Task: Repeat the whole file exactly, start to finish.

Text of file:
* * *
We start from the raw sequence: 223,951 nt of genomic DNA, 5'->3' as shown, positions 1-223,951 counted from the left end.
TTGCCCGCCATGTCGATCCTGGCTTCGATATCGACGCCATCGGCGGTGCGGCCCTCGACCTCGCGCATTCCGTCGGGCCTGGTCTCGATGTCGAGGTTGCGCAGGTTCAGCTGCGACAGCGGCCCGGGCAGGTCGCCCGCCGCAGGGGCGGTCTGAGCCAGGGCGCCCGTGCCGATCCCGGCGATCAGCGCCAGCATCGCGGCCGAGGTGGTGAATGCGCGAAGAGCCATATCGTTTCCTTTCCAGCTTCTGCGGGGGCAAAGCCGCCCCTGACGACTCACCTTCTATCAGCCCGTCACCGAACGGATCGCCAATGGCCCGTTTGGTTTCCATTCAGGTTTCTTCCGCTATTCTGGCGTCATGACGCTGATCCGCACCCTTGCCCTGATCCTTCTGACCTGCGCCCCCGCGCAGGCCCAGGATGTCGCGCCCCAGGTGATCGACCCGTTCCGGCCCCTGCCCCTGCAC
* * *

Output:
We start from the raw sequence: 223,951 nt of genomic DNA, 5'->3' as shown, positions 1-223,951 counted from the left end.
TTGCCCGCCATGTCGATCCTGGCTTCGATATCGACGCCATCGGCGGTGCGGCCCTCGACCTCGCGCATTCCGTCGGGCCTGGTCTCGATGTCGAGGTTGCGCAGGTTCAGCTGCGACAGCGGCCCGGGCAGGTCGCCCGCCGCAGGGGCGGTCTGAGCCAGGGCGCCCGTGCCGATCCCGGCGATCAGCGCCAGCATCGCGGCCGAGGTGGTGAATGCGCGAAGAGCCATATCGTTTCCTTTCCAGCTTCTGCGGGGGCAAAGCCGCCCCTGACGACTCACCTTCTATCAGCCCGTCACCGAACGGATCGCCAATGGCCCGTTTGGTTTCCATTCAGGTTTCTTCCGCTATTCTGGCGTCATGACGCTGATCCGCACCCTTGCCCTGATCCTTCTGACCTGCGCCCCCGCGCAGGCCCAGGATGTCGCGCCCCAGGTGATCGACCCGTTCCGGCCCCTGCCCCTGCAC